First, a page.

When a motor is attached to the axle, the two gears mesh together.   The traction motor converts electrical energy into mechanical energy, which is supplied to the driving gear via the spinning motor’s shaft.   The teeth of the driving gear then transmit the motor’s mechanical energy to the teeth of the driven gear, which then turn the locomotive’s wheels.   It’s just one of countless operations that can be performed with gear train assemblies.

      Next time we’ll examine the geometry behind modern spur gear tooth design.


Gear Terminology

Sunday, January 5th, 2014

      Last time we reviewed the ancient origins of gears and saw how they’ve been around a lot longer than most people realize.    Now let’s familiarize ourselves with the terminology of modern gears by taking a look at the most basic and commonly used gear construction, the spur gear.

      A spur gear is shown below, so named due to its resemblance to spurs commonly found attached to horse riding boots.

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Spur Gear

      At their most basic gears are wheels containing many projections which resemble teeth.    These teeth are equally spaced around the wheel’s circumference and are designed to mesh, or fit together, with the teeth of other like gears.

      Looking more closely at the teeth of a modern spur gear, we see they have a rather complex and peculiar curved shape, along with their own terminology.

Gear Tooth Terminology

      There’s a pitch circle that intersects each gear tooth between the root of the tooth, or bottom land, and the tip of the tooth, or top land.    Above the pitch circle each tooth side bears a face.    Below the pitch circle and under each face is a flank.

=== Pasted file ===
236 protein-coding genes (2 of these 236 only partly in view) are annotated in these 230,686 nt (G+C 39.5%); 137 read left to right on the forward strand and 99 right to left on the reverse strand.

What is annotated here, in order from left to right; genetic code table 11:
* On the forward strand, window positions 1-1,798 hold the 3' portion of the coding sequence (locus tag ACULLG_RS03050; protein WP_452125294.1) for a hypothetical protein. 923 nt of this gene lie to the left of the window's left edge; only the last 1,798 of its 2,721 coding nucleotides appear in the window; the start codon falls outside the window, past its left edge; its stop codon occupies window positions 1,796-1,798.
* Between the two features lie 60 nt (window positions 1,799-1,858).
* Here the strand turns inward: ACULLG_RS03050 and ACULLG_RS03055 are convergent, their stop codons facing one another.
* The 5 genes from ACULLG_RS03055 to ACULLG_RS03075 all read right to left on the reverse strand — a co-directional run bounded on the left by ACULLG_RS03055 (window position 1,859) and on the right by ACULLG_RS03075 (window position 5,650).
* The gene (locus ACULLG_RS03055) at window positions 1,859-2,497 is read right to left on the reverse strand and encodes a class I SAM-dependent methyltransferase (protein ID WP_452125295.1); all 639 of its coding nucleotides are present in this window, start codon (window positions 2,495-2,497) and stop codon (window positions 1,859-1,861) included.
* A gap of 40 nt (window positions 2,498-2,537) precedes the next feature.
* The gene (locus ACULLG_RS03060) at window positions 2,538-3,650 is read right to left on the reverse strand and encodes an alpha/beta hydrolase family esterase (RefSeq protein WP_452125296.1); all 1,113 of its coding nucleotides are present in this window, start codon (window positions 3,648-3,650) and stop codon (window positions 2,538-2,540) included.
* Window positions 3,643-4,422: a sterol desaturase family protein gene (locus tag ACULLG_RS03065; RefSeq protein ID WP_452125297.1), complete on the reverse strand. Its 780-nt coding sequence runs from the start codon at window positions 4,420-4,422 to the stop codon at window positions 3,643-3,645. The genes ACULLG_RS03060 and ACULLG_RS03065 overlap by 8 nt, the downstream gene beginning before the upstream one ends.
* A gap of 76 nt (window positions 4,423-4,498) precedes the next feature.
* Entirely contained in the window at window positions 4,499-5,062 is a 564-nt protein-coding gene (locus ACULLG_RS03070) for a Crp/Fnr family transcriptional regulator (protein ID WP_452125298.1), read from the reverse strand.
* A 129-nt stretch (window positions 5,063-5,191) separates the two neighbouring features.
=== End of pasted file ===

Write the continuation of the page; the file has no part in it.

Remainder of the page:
Spur gear teeth don’t necessarily have to have this shape.    All that’s required is that the teeth fit together in such a way so as to permit fluid interaction between them as they rotate.    As a matter of fact, some primitive gears consisted of wooden wheels with teeth made of wooden pegs.    These pegs were inserted into evenly spaced holes which were drilled around the circumference of the wheel.    The wooden pegs of each wheel would mesh with one another, and when one gear wheel was caused to rotate, its pegs would press against the pegs of the other gear, making it rotate along with it.

      So if simple pegs worked well enough, then why are modern gear teeth so specifically shaped?     We’ll see why next time when we join gears together to form a gear train.


The History of Gears

Monday, December 23rd, 2013

      Could it be that after cave men invented the wheel they moved on to invent another circular object, the gear?   Gear assemblies are found in a wide variety of applications, from tiny ones used inside wrist watches to massive ones found in aircraft carriers.

      No one knows for certain when gear technology was first employed, but we do know that gear driven machinery has been around since before the Industrial Revolution.   As far back as the Renaissance we’ve documented their use within flour milling equipment and the first primitive clocks.   Going even further back in time, Roman engineers are known to have developed a primitive gear driven odometer.   It was attached to horse drawn cart wheels and the number of revolutions performed allowed the distance traveled to be calculated.